Where Julius Caesar meets Trump and Boris Johnson...

Icarus Theatre Collective are promising chilling resonances as they embark on their tour of Shakespeare’s Julius Caesar with dates including Portsmouth’s New Theatre Royal on February 21-22.
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The production’s director Max Lewendel said: “Julius Caesar is a play which seems to come around in times when it is politically sensitive for it to do so. We had discussions as a company around what our next Shakespeare would be coming out of the pandemic and we wanted something that was big and bold and impressive. And then one of the team was talking about Julius Caesar feeling exactly like what is happening now with social media because it's all about rumours and gossip and fake news. And then actually when you look at the play, the more you look at Caesar, the more Trump-like and the more Boris Johnson-like Caesar seems to be. He took one of his senators and dumped a bucket of excrement on him. Julius Caesar pretended to be for the people and all about the people but the fact is that he didn't care the tiniest bit for the people.

“When we were in the middle of rehearsals, it was when Trump gave a speech about what was happening in the Supreme Court process and he was saying ‘I will take this for the people. I will take this for you all.’ But we all know that he doesn't care anything for anyone apart from himself. And the fact is that Julius Caesar was exactly the same. He was doing exactly the same thing. His driving force was power and once he got power he thought nothing of humiliating his senators and having his senators beaten up.”

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In the end the final straw was when Caesar withdrew one of the basic courtesies: “The senators would bring gifts to him because they're wanting to stay on his good side and it was customary for him to stand up while he was being given the gifts. But Caesar stopped standing for the senators and that’s what the final straw was, the withdrawing of that courtesy. They had had enough and so they killed him. And it's so bizarre that that was the final story in the end.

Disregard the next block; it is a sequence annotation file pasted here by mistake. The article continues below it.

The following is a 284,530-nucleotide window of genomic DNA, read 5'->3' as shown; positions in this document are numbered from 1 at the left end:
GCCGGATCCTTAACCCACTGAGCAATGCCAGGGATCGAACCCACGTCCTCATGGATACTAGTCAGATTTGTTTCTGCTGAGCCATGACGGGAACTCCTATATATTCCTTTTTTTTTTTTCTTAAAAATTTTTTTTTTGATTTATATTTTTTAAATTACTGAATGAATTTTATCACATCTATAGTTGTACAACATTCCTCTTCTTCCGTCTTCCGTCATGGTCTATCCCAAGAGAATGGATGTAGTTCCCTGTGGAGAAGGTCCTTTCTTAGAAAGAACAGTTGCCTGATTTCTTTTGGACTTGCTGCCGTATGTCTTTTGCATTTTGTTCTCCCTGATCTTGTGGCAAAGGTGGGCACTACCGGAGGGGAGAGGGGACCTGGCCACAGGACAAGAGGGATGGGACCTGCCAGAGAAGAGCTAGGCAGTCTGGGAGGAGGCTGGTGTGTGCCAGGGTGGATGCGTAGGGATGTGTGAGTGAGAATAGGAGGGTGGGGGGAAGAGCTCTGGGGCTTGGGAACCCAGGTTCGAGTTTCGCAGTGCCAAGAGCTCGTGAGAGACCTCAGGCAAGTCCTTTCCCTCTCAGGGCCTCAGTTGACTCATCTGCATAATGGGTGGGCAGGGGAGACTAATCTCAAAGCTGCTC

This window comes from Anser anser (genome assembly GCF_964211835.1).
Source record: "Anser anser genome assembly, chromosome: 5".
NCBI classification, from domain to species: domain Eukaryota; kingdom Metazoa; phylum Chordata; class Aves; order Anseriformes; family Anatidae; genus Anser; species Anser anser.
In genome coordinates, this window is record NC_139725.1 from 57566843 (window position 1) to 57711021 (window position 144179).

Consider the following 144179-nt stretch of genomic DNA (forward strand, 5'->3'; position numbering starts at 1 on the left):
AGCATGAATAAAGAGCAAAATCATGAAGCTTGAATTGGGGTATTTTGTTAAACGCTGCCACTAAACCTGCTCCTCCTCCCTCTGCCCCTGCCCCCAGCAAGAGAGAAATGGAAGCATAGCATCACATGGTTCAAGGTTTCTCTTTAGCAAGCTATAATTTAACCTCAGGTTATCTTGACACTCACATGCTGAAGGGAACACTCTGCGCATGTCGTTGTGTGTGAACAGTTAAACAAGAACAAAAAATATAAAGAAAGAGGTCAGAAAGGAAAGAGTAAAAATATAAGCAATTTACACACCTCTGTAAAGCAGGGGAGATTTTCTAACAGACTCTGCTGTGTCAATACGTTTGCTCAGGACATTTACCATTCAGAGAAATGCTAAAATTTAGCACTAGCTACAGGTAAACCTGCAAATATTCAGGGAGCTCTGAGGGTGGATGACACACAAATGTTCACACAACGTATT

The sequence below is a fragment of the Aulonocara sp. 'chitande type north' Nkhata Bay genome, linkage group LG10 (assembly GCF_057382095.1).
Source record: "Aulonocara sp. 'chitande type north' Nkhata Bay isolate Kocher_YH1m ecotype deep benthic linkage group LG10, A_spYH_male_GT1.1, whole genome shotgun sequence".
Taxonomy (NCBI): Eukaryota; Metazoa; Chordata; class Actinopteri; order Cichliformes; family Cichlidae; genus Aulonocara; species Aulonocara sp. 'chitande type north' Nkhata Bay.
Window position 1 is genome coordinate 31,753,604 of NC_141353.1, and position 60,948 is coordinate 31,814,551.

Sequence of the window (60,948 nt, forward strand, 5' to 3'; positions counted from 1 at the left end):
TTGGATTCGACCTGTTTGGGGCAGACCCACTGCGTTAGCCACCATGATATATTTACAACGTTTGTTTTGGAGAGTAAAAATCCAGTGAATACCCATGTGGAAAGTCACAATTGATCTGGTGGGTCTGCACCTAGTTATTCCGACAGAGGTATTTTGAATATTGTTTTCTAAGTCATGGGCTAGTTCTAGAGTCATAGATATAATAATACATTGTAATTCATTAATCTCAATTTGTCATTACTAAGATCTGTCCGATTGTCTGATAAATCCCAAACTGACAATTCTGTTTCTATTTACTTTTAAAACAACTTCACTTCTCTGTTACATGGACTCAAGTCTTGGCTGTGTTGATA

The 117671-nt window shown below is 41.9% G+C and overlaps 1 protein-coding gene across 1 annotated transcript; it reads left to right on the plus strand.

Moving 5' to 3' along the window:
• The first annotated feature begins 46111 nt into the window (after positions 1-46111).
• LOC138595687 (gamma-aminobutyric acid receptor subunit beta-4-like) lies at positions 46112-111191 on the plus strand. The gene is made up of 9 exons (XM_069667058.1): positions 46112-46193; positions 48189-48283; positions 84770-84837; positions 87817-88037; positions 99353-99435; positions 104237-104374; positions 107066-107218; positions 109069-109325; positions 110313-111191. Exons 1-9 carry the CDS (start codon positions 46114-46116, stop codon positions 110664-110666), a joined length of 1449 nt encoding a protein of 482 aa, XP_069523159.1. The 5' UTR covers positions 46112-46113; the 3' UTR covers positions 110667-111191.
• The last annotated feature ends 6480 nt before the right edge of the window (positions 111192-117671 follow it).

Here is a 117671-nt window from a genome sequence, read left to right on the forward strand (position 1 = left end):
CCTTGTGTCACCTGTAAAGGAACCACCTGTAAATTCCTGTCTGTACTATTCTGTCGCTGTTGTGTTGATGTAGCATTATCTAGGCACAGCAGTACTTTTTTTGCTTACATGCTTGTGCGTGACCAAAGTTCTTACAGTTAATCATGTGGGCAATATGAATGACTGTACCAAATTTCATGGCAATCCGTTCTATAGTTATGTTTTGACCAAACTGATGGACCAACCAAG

James Heatlie as Mark Antony (contributed pic)James Heatlie as Mark Antony (contributed pic)
James Heatlie as Mark Antony (contributed pic)

“But Julius Caesar tried to get away with so much. He was on a ten-year military campaign outside of Rome not because he was a military leader but because he was avoiding prosecution. And when he invaded the UK he made no progress at all but sent back an announcement to Rome that in the UK they're running scared and that he was coming back to Rome because they had run away and there was nothing more for him to do. But no. The truth was that they actually destroyed his army.

“But he was a good leader at times. He did conquer Gaul and in his last couple of years he did start to repair Rome. He was fixing the roads.

"He was making sure that the people got food but that wasn't a lot given that they were starving. Just giving them food so that they didn’t starve wasn't a big deal perhaps. They had had 20 years of civil war and having troops marching into sacred areas but in the end he was starting to do a few good things. But it's when he stopped being polite to the senators that did for him and was the final straw.”